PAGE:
“Just walking around minding his own business,” the older cop interrupts for a second time. “Now if you see him again, you aren’t going to fuck with him, you got that?”
The younger cop nods and stares down at his boots.
“Now you go on,” the older cop says. “Look for real shit, I need to catch my breath.”
The younger cop looks at him ruefully then walks up the bike lane.
“Do you mind if I have a seat?” the cop asks gesturing to the bench.
“Sure,” I say. “Your partner’s a real asshole.”
“Thanks,” he says as he takes a seat. There’s a coffee stain on his MPD jacket, and he’s still breathing heavy. He takes off his hat and wipes his brow. He’s sweating like a stuck pig even though the temp is falling below forty. His gray and black flecked hair is starting to fall below his ears; it’s probably time to get a cut by police standards. “It’s tough work, dealing with a rookie, but my last partner retired a week ago and this new guy is all we got. Doesn’t have a sense of the beat yet.”
I stare at the ground for a moment. “You seem to know more about that homeless man than he did,” I say. “What didn’t you tell him?”
The older cop laughs, but the laugh doesn’t meet his eyes. “You don’t walk a beat as long as I have without getting to know the regulars,” he says. There are air quotes around “the regulars.” “I’ve dealt with Mike Winters quite a bit. That’s the guy you was talking to. A couple of years ago we get a call at the precinct that his daughter Alyssa was looking for him. We got a description of him, and it matched Mike. I was on shift and working this beat back then too, so I was tasked with trying to find him, only he hadn’t been this way for quite a while.
“We ran him through the database, but we couldn’t find anything. No priors, no warrants, nothing. So I put out an All-Points Bulletin for him. It didn’t take long though, I finally saw him walking through the park the next day. I got him and brought him in. Took me a while to get the full story, but it turns out his wife died a few years back. Completely unexpected, and it bankrupted him. He lost everything trying to pay her medical expenses and funeral costs. In the end her final resting place meant more to him than his earthly one. Or so he told me. He was happy to give up everything for her, and in the end he did.”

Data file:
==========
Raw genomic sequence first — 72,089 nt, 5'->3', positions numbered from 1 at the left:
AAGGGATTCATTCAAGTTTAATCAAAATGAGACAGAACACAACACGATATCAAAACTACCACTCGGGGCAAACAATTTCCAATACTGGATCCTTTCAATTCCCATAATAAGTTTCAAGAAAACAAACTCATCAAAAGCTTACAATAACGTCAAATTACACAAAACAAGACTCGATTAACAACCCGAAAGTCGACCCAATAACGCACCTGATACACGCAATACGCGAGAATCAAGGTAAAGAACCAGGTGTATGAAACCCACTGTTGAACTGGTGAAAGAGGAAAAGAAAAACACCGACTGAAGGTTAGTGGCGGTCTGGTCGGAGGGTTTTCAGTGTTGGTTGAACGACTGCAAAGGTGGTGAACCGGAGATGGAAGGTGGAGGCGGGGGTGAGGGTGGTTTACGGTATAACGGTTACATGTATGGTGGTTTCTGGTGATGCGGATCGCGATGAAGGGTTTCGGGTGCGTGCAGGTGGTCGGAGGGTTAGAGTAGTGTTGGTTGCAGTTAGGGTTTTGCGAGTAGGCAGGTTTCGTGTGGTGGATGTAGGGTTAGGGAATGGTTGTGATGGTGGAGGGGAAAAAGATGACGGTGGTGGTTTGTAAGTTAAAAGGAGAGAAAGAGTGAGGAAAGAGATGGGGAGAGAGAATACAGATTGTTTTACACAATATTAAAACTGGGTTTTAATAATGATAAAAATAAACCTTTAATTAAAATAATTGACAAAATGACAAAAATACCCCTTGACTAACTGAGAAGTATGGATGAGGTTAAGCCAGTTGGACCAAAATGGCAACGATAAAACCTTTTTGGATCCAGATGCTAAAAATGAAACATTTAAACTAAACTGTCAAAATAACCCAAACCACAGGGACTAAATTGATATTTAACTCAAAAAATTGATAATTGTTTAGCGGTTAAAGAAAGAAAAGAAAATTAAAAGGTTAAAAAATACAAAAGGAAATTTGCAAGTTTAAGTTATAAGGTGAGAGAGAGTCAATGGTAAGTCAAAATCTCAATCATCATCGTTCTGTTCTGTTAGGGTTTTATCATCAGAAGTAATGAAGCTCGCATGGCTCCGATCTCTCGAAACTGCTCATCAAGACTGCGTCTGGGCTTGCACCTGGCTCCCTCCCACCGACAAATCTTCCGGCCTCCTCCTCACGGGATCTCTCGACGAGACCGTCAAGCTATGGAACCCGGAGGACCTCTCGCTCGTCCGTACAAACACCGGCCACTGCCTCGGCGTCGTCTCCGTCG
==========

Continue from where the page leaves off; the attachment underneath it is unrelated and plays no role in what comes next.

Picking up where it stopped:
“So he’s homeless because of her?” I ask.
“I don’t know if I’d put it quite like that, he’s homeless because of the system. Furthermore, he’s a goddamn veteran: fought in the Vietnam War. I asked him if he got any retirement checks from the military, but a glitch in the system kept him from getting anything. I did a couple tours in the Navy and offered to help him out since I’m close with the VA, but he told me not to worry about it. Said money just complicates life.”
“Did you tell his daughter any of this?” I ask.
“Nope,” he says. “He didn’t want her to know about it, so no one told her. He was lucid, no mental problems far as we could tell; so we gave him her information and cut him loose. I don’t know if he’s talked to her and as far as I’m concerned it’s none of my business. Listen, he’s just a good guy and deserves to be treated like one without people interfering; so I do my part to make sure that happens. I figure there are things my new partner doesn’t need to know just yet though. He’s still green and needs to learn a badge isn’t a right to fuck with people. I don’t want to see him treat anyone that way, not just Mike. And I don’t want him giving Mike special treatment ‘cause I said so. He’s got to learn to treat everyone the same.”
I sit stunned. I’m not sure how to process the story I just heard. “Damn, that’s...” but the words are lost to me. I can’t find what to say. Mike encompasses my mind.
“Yeah, it is,” he replies, knowing what I mean. We sit there in silence mulling over the story. He says, “Well, have a good rest of the day. Try not to stay out here too late. We’ll be further on up the park, so there’s no telling if we’ll be in the area to help if you need it.”
“Yeah,” I say, “I’ll keep that in mind.”
The cop gets up from the bench and walks up the bike lane. After a few steps he turns back. “By the way, what were you two talking about before the rookie came up.”
“The shackles of consumerism,” I say.
He furrows his brow as he looks at me. His gaze turns to the ground and then he nods. “Have a good night,” he says, and then he walks away.